Edited by Rory Hart (log)

Share this post


Link to post
Share on other sites

Looking forward to seeing how it turns out.


Nick Reynolds, aka "nickrey"

"The Internet is full of false information." Plato
My eG Foodblog

Share this post


Link to post
Share on other sites

Turned out beautifully!

The salmon came out of the bag a touch over seasoned at the tail end and I only cured it for two of the recommended three. The fleshy 2/3s were delicious however and I served it last night as tartare with toast points and creme fraiche as suggested in Charcuterie. Will do the tail for a day less next time. I also stored it after washing in ziploc bags with the air pressed out for 4 or so days and they were just as good as when they went in. No idea about longer.

548e51826b6e11e180c9123138016265_7.jpg

I think I will* do the dice smaller than that next time it was a little hard to manoeuvre on the plates and didn't hold its shape well when formed with a ring.

* It was so delicious and simple (apart from the forward planning and skinning) that I have to do this dish again.


Edited by Rory Hart (log)

Share this post


Link to post
Share on other sites

I've done salmon in a dry cure and in a wet brine. They both work but there are textural differences.

Starting with a dry cure in a bag gives the effects of both methods to an extent

Share this post


Link to post
Share on other sites

What sort of textural differences?

when using a brine to cure the salmon the texture is softer, wetter and silkier. When you use a dry cure, the fish firms up more due to the loss of moisture. My most recent attempt started with a10% brine for 24hr followed a dry cure for 24 hrs. This helped firm up the fish without making gummy bear salmon which I find happens with a 3 day dry cure


Edited by scubadoo97 (log)

Share this post


Link to post
Share on other sites

  • Similar Content

    • By Grishna
      Coppa is a classic italian delicacy of matured cured meat. Not as widely known as prosciutto and, in my opinion, not  justifiably. The curing time takes weeks, as it should
      for a well matured and multilayered flavour. Good things come to those who wait, but while you do, why not treat yourself to a quick fix  of cooked coppa? Here is what I do:
      Salt the meat in 2% dry rub (nitrate salt and regular salt 50/50) in a vacuum bag for 5 days; Rub dry herbs and spices (whatever comes to mind). The meat will be sticky, so it's easy; Cook on rack above a tray in the oven on fan setting at 80 celcius to internal temperature 67 celsius.  This will take a couple of hours. When internal temperature reaches 60 -ish I add some boiling water in the tray to speed up the heat delivery; Cool in the fridge overnight; Enjoy. This is a seriously moreish ham.
       
       
         
    • By devinp
      I just finished curing my first lomo, and all looks/smells/tastes great except a couple sections inside the lomo that could be black mold?  I kept the exterior clean from mold (I had mostly white and some green pop up during curing, but wiped with vinegar to keep clean).  This picture shows one of those spots closer to the edge in the fat, but there was a second near the middle of the loin that I cutout already.  Unless I find more substantial sections, I think I'm good just cutting away those parts, but would love second opinions..  Thanks.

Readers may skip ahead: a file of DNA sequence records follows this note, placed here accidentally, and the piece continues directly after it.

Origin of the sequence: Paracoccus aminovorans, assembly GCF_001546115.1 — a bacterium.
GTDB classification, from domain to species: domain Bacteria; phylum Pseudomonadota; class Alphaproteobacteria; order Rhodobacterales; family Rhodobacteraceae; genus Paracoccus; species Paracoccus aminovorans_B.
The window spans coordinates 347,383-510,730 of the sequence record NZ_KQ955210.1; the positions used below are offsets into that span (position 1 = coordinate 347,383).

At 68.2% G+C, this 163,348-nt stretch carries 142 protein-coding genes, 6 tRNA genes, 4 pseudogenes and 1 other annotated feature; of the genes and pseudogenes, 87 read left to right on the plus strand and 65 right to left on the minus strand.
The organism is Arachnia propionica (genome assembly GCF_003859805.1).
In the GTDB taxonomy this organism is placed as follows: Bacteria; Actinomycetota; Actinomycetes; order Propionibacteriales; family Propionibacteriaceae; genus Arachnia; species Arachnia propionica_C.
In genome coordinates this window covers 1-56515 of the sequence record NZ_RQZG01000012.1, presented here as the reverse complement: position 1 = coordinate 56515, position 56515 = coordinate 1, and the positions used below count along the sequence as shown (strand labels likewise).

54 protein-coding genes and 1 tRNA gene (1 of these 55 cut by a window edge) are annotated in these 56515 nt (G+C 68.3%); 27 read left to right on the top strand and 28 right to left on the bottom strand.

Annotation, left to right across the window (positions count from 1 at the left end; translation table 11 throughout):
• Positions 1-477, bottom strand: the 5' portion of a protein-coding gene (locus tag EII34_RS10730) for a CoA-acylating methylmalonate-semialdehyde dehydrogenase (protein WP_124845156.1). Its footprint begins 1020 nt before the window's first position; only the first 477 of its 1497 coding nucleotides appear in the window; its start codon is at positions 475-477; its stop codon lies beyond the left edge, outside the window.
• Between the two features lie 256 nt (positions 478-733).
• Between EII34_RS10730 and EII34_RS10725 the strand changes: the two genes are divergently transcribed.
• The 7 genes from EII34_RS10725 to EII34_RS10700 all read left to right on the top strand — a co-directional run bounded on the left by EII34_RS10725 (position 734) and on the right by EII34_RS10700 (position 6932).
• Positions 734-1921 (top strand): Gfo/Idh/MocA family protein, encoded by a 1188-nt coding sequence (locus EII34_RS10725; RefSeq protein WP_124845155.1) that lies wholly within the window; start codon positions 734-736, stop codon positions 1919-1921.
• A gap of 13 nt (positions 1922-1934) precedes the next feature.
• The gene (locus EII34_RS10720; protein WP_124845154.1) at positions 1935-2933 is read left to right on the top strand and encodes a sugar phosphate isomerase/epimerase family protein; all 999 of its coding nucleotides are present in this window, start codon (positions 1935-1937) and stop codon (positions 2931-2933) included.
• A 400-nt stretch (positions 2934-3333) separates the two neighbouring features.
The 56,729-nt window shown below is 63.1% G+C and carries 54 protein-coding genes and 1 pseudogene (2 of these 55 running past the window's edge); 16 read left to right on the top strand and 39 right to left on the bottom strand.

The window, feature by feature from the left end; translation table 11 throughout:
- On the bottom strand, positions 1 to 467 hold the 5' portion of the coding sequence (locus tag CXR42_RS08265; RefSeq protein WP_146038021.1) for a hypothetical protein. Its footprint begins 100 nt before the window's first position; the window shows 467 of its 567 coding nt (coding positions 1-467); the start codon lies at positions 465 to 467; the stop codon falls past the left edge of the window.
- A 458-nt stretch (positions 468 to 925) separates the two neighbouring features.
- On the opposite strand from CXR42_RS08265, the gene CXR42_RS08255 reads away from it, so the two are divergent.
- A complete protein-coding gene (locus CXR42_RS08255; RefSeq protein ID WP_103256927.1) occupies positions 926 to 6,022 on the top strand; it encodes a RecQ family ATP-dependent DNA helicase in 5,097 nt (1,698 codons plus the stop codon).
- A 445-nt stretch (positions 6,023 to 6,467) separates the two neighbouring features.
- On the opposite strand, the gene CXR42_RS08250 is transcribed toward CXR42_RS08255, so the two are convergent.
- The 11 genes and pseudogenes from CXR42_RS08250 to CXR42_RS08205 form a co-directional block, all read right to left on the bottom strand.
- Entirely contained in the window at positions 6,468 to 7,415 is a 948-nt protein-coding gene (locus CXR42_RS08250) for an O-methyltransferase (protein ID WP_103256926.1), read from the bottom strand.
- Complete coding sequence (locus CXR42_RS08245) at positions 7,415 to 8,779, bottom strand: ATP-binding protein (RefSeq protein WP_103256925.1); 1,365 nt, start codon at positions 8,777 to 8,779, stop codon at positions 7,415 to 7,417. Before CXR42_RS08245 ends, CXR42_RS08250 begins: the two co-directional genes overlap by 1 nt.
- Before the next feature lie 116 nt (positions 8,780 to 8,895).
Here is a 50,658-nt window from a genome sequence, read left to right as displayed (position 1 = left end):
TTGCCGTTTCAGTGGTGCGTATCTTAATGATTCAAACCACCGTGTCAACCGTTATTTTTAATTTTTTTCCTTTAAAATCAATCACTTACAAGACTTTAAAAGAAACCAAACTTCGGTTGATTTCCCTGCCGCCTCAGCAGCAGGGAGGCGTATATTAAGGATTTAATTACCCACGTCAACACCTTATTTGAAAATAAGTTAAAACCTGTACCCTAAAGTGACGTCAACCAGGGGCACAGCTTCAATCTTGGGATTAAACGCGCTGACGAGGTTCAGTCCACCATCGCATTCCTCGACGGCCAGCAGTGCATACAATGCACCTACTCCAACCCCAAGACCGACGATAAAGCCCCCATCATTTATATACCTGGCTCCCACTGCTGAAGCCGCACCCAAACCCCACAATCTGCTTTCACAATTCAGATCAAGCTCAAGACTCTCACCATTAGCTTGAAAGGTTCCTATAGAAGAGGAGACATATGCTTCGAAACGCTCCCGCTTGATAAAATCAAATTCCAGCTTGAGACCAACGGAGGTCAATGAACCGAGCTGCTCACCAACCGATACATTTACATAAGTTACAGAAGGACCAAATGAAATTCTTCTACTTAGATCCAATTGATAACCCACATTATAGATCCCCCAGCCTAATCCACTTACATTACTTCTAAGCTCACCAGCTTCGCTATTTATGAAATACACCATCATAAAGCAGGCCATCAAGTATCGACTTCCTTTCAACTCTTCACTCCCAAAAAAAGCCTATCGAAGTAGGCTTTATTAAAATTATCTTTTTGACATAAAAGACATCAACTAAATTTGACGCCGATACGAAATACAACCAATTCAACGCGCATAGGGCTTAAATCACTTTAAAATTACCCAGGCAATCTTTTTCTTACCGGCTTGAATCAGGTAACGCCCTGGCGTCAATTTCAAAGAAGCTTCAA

• By CarsonWyler
      I'm looking for guanciale, preferably in the Sonoma County area but am willing to travel a bit or order online if necessary. Any ideas?
    • By Glen
      Looking to learn and ask questions about home curing meats.  I have an 11 lb batch of genoa salami going and it is my first batch.  Worried about the PH level not dropping as needed.  Need some advice.   I followed the Marianski recipe exactly.  I have a pH meter and the starting point was 6.15pH which I thought was unusually high.  2.5 months in, I am about 73% of starting weight yet my pH is only 5.88pH.  My curing chamber is consistently at 57deg. F. /80% humidity.  My pH tester seems calibrated properly using the calibration solutions.  I am using the meat probe adapter and just sticking it in the salami until the tip is submerged etc...Thanks in advance for any suggestions or reassurances. 
       
      Glen

    • By liuzhou
      It is possibly not well-known that China has some wonderful hams, up there with the best that Spain can offer. This lack of wide -knowledge, at least in the USA, is mainly down to regulations forbidding their importation. However, for travellers to China and those in  places with less restrictive policies, here are some of the best.
       
      This article from the WSJ is a good introduction to one of the best - Xuanwei Ham 宣威火腿  (xuān wēi huǒ tuǐ) from Yunnan province.
      This Ingredient Makes Everything Better
      I can usually obtain Xuanwei ham here around the Chinese New Year/Spring Festival, but I also have a good friend who lives in Yunnan who sends me regular supplies. The article compares it very favourably with jamon iberico, a sentiment with which I heartily agree.



      Xuanwei Ham
       

      Xuanwei Ham
       
      more coming soon.
       
       
  • Recently Browsing   0 members

    No registered users viewing this page.

×
×
  • Create New...